US saber-rattling could spark arms buildup, experts say

Updated: 2016-02-19 22:50


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US saber-rattling could spark arms buildup, experts say

A formation of the Nanhai Fleet of China's Navy on Saturday finished a three-day patrol of the Nansha islands in the South China Sea. [Photo/Xinhua]

Experts said that if Washington continues to flex its military muscles in the South China Sea, it may prompt China to boost its defense buildup there to safeguard its lawful rights.

That observation was made in response to a series of incursions US naval warships have made into Chinese territorial waters in the South China Sea in the name of "Freedom of Navigation".

Foreign Ministry spokesman Hong Lei told a daily news conference in Beijing on Friday that the US "has consistently strengthened its military buildup in the South China Sea", and it has lured or pressured its allies or partners to embark on joint military drills or joint patrols in the South China Sea.

"Such actions have worsened the tense situation in the South China Sea and are acts of boosting 'militarization'," Hong said.

Hong made the comments in answer to US State Department spokesman John Kirby's claim on Thursday that Washington sees no indication that China's "militarization effort" has stopped.

Hong added that China has deployed defenses on Yongxing in the Xisha Islands in the South China Sea since 1959.

Jin Canrong, a professor of international relations at Renmin University of China in Beijing, said if Washington continues to flex its military muscle in the South China Sea, "China would be forced to boost its defense capacities there".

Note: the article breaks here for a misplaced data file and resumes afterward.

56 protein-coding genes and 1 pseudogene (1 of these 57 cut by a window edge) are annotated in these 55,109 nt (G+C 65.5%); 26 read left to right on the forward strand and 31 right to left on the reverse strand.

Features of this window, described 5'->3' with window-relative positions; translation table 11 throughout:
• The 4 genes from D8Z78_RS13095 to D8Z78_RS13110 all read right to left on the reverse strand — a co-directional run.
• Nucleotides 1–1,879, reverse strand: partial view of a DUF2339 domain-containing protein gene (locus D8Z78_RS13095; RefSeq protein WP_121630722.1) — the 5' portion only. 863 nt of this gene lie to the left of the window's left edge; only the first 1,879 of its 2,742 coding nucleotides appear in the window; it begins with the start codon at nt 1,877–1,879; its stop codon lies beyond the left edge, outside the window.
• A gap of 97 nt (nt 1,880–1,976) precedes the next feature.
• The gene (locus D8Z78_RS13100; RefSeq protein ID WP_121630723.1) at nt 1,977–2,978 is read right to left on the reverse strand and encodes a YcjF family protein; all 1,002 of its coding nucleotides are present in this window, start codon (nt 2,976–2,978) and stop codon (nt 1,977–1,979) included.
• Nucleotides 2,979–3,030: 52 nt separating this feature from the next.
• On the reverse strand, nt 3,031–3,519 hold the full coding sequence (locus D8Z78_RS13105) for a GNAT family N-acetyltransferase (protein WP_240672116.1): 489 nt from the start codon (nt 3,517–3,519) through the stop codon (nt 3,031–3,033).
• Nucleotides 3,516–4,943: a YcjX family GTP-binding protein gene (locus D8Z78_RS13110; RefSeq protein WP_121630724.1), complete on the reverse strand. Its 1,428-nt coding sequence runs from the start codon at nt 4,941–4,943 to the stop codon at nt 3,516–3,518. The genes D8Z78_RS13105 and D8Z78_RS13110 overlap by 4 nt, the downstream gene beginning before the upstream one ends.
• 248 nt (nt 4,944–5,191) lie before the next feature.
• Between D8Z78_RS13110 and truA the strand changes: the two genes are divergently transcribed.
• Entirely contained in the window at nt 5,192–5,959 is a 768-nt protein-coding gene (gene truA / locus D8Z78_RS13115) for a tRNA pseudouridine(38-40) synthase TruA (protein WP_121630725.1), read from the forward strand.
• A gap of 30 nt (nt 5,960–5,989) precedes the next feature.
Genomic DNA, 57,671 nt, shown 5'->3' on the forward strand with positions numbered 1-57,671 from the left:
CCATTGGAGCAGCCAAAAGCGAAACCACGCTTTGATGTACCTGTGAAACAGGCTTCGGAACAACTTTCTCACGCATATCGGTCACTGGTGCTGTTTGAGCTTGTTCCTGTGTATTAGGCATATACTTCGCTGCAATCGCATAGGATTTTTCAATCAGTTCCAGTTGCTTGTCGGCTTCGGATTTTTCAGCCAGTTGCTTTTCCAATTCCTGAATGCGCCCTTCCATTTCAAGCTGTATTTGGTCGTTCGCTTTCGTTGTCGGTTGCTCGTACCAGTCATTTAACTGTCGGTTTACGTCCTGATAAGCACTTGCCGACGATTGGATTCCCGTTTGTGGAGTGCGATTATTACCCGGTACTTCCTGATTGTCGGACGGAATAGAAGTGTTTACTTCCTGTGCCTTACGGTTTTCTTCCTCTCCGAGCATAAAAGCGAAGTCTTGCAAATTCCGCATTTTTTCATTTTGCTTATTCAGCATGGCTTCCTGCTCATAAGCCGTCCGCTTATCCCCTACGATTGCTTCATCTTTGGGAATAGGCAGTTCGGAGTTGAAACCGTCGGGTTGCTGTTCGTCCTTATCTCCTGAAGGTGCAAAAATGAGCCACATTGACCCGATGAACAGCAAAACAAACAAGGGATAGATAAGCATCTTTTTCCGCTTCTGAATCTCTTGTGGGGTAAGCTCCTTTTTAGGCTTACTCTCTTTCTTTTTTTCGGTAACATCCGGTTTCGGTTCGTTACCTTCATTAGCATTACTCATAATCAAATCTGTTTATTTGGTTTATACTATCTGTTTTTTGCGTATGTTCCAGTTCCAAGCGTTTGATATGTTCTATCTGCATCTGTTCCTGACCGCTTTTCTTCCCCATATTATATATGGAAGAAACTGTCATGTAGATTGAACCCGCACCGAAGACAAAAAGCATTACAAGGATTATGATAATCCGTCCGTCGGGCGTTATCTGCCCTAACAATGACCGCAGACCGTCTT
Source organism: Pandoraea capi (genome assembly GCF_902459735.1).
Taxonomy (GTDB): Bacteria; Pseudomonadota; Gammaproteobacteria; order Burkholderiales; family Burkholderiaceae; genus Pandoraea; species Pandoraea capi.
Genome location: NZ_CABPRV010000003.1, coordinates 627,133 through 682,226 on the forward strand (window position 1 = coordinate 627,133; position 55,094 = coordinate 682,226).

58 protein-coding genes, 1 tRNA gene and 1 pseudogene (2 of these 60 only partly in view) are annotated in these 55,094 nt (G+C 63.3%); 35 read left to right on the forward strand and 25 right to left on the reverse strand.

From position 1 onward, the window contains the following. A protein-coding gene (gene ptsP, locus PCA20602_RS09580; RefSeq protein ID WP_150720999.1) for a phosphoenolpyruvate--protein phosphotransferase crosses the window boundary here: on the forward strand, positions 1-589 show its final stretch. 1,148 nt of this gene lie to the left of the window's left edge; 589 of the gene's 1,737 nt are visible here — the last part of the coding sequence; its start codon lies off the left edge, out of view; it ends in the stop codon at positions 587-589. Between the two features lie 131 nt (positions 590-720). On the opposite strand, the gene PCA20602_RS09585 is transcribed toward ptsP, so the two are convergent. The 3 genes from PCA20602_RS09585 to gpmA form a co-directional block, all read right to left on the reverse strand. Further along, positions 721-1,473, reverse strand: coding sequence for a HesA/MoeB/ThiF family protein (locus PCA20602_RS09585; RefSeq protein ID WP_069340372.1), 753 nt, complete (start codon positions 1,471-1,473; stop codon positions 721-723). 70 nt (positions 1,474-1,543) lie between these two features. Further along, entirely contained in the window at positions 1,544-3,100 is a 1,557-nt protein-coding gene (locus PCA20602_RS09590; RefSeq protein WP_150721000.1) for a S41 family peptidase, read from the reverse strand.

"One could conceive of Washington motivating countries to get into a dispute with China to challenge China militarily. That could lead to a security dilemma and a vicious circle in which both sides would race to boost their military buildup," Jin said.

But China would not take such a path, Jin said, because it has been seeking peaceful uses of the construction on the islands there. And in any case, given its overall strengths, China "would still win in the event of such an arms race there".

Ruan Zongze, vice-president of the China Institute of International Studies, said that if the US continues its provocations, China should further fortify its defense facilities there "in accordance with the degree of the threats posed".

"International law gives sovereign states the right to self-preservation and self-defense," Ruan said.

Regarding Southeast Asian countries, Ruan said that "when dealing with the major countries (such as China and the US), they are actually carefully working toward maintaining a certain balance. This effectively serves their interests."